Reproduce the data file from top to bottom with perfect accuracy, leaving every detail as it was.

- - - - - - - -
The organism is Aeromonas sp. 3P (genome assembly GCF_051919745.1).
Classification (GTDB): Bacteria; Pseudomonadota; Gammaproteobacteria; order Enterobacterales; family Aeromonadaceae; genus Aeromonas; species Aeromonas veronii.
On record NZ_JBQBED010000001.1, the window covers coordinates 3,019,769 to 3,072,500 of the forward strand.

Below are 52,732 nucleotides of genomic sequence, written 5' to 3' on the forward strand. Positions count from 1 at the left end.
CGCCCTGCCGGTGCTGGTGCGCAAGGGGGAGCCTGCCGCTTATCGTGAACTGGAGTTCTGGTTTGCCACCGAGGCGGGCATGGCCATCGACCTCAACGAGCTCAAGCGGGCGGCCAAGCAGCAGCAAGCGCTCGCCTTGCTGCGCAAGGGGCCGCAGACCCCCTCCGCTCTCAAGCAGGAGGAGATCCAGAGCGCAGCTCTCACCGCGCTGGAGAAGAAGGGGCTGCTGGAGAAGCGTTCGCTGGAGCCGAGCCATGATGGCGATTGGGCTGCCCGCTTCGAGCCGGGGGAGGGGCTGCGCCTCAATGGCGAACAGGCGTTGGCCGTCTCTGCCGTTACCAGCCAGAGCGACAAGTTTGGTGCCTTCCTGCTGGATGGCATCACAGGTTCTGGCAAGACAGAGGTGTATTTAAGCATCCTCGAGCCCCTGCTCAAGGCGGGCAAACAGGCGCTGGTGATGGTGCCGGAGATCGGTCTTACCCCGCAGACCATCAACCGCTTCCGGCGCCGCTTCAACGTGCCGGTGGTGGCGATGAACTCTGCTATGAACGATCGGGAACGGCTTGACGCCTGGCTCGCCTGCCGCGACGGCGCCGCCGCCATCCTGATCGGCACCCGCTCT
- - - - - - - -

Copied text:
The organism is Aeromonas sp. 3P (genome assembly GCF_051919745.1).
Classification (GTDB): Bacteria; Pseudomonadota; Gammaproteobacteria; order Enterobacterales; family Aeromonadaceae; genus Aeromonas; species Aeromonas veronii.
On record NZ_JBQBED010000001.1, the window covers coordinates 3,019,769 to 3,072,500 of the forward strand.

Below are 52,732 nucleotides of genomic sequence, written 5' to 3' on the forward strand. Positions count from 1 at the left end.
CGCCCTGCCGGTGCTGGTGCGCAAGGGGGAGCCTGCCGCTTATCGTGAACTGGAGTTCTGGTTTGCCACCGAGGCGGGCATGGCCATCGACCTCAACGAGCTCAAGCGGGCGGCCAAGCAGCAGCAAGCGCTCGCCTTGCTGCGCAAGGGGCCGCAGACCCCCTCCGCTCTCAAGCAGGAGGAGATCCAGAGCGCAGCTCTCACCGCGCTGGAGAAGAAGGGGCTGCTGGAGAAGCGTTCGCTGGAGCCGAGCCATGATGGCGATTGGGCTGCCCGCTTCGAGCCGGGGGAGGGGCTGCGCCTCAATGGCGAACAGGCGTTGGCCGTCTCTGCCGTTACCAGCCAGAGCGACAAGTTTGGTGCCTTCCTGCTGGATGGCATCACAGGTTCTGGCAAGACAGAGGTGTATTTAAGCATCCTCGAGCCCCTGCTCAAGGCGGGCAAACAGGCGCTGGTGATGGTGCCGGAGATCGGTCTTACCCCGCAGACCATCAACCGCTTCCGGCGCCGCTTCAACGTGCCGGTGGTGGCGATGAACTCTGCTATGAACGATCGGGAACGGCTTGACGCCTGGCTCGCCTGCCGCGACGGCGCCGCCGCCATCCTGATCGGCACCCGCTCT